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How to look after your hamstrings

FS magazine's Thomas Theodore explains what to do if you feel your hamstring twang.

When I was four, I was bitten on the back of my leg by a dog. I’d been at school about a week and was still wearing summer shorts. It’s one of my earliest memories – I’ll never forget the pain. When I was 17, I was sprinting down the wing at rugby, and suddenly I shot straight up in the air. It was almost the exact same pain I’d felt 13 years earlier.

Anyone who’s torn their hamstring will know the feeling.

Hamstring refers to the group of muscles that run down the rear of your thigh. They’re activated when sprinting and engaging in strenuous physical movements.

Hamstring tears are categorised into three grades: Grade 1 is the most minor, and is usually referred to as a “pull”; grade 2 is more serious, and it involves a physical rip of the muscle; and grade 3 is the worst, which is the one that feels like someone as come along with a pair of scissors and cut the muscles in half.

Recovery is obviously dependent on the severity of the tear, but all three will sideline you from sport for some time. It could be just a few days, or it could be months and months of discomfort. The other frustrating thing is that once you’ve incurred hamstring damage, it’s prone to recurrence, and can have you missing chunks of your sports season. The way you treat and rehabilitate a hamstring injury has serious effects on the long-term consequences.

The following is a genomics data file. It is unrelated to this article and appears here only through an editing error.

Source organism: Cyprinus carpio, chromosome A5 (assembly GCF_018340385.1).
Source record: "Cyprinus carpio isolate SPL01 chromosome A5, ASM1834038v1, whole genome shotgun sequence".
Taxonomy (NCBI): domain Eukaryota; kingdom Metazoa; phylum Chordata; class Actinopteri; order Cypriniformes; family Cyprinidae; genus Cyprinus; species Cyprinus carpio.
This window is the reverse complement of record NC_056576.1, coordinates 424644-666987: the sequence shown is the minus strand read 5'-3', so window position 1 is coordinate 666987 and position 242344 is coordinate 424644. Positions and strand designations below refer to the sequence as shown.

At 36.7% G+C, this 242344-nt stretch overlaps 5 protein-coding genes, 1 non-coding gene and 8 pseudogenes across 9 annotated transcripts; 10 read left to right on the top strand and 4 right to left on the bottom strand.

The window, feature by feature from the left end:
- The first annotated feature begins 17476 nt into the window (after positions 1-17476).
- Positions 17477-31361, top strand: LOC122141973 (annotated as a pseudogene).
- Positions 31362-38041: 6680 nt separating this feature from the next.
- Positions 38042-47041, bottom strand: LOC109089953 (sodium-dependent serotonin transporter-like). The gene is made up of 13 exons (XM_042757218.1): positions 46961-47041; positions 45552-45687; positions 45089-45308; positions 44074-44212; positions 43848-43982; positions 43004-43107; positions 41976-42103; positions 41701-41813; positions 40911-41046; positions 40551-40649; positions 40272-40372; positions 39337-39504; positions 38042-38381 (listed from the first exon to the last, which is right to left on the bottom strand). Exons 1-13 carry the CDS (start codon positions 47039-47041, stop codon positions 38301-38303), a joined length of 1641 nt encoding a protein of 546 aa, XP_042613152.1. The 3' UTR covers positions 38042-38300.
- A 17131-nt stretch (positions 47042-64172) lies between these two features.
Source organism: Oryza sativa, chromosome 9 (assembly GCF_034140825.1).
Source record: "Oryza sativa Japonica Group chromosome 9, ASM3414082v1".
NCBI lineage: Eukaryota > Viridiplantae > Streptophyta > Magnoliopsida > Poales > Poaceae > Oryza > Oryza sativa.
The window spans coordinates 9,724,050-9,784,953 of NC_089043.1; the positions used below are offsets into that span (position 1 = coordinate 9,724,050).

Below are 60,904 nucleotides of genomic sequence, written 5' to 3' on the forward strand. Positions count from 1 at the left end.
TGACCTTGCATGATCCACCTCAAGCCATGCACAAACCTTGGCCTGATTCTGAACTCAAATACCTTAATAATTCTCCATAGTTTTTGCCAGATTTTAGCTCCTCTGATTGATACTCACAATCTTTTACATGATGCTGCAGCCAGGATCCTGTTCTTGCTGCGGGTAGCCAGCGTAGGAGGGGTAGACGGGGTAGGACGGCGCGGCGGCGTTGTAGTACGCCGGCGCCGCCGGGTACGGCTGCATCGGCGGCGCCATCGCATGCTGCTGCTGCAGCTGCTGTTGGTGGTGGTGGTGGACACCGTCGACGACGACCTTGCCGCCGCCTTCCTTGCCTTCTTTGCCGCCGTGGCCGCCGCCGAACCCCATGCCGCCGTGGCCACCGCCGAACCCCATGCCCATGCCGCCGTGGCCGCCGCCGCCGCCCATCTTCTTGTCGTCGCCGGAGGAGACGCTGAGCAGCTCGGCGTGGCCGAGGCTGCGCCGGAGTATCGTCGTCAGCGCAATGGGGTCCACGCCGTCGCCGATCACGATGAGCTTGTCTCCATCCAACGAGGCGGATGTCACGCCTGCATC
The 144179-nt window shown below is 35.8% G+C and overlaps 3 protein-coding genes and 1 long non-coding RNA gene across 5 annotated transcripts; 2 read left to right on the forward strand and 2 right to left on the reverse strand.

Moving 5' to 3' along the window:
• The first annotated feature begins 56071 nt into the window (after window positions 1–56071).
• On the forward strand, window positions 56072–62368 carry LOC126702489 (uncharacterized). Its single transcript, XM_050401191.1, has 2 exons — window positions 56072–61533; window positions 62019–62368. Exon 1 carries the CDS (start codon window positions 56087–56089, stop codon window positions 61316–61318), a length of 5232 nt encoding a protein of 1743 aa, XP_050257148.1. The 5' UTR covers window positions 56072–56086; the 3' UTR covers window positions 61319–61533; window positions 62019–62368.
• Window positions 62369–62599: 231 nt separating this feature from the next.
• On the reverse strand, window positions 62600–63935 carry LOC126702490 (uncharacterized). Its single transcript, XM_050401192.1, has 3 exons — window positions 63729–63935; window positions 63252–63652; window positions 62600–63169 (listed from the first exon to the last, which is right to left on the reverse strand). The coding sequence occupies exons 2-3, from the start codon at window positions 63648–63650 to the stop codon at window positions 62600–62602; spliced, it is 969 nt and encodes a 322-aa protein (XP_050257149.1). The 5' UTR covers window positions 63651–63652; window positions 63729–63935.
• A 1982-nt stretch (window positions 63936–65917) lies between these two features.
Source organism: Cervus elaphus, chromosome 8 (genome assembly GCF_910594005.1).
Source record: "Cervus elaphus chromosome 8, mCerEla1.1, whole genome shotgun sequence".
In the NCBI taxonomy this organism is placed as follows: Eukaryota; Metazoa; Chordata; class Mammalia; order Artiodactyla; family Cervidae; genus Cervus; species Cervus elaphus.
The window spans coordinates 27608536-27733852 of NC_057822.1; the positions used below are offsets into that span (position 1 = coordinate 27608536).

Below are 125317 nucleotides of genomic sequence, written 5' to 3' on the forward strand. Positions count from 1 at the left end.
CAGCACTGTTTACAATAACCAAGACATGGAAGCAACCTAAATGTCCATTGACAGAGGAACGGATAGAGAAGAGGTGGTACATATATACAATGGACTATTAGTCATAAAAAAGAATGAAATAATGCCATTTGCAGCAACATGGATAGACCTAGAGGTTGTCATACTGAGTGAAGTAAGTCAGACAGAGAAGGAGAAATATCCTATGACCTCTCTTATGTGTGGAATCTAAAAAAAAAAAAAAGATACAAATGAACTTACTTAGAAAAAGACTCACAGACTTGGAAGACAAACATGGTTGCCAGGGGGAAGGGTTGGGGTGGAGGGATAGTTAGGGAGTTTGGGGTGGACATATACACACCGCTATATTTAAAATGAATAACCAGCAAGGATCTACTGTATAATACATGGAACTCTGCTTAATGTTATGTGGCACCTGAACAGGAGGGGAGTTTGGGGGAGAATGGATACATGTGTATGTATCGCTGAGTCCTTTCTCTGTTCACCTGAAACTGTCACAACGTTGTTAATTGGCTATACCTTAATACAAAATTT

For a grade 1 or 2 tear, RICE is the immediate treatment. Get off the pitch, strap an icepack to your leg and prop it in the air. There will probably be some bruising too, so the ice, combined with anti-inflammatory gel, can help to reduce that.

If you visit your doctor, they might refer to you a physio, who’ll have flashy equipment and can use ultrasound treatment to reduce the pain and help get you back on the pitch quicker. Professional football clubs give their players ultrasound treatment multiple times in a day which is why a player can return from a hamstring tear in just a couple of weeks.

Alternatively, the physio might decide to give a deep-tissue massage, which seeks to oxygenate the area and realign the grains of the hamstring.

Once the pain has relented, you can look to strengthen your hamstrings and glutes in the gym to help avoid a repeat injury. The glutes share a lot of workload done by the hamstring, so solely rehabbing the hamstring is sometimes not enough to prevent further injury.

Next time, remember to warm up and stretch properly before you do sports too. Not just static, toe-touching stretches, but leg swings too, and lunges will help activate your hamstrings and prepare them for strenuous exercise.

And if you’re still suffering, then be like Ryan Giggs and consider yoga or pilates. It works for him but your body might be different. Check out his advice on page 16.

Here are some products to help your hamstrings 

Kinesiology, Ibuprofen and deep heat ()

 

Kinesiology tape

Can lengthen out the hamstring

Ibuprofen 

Kills the pain

Deep Heat Muscle Massage Roll-on Lotion

Loosens muscles

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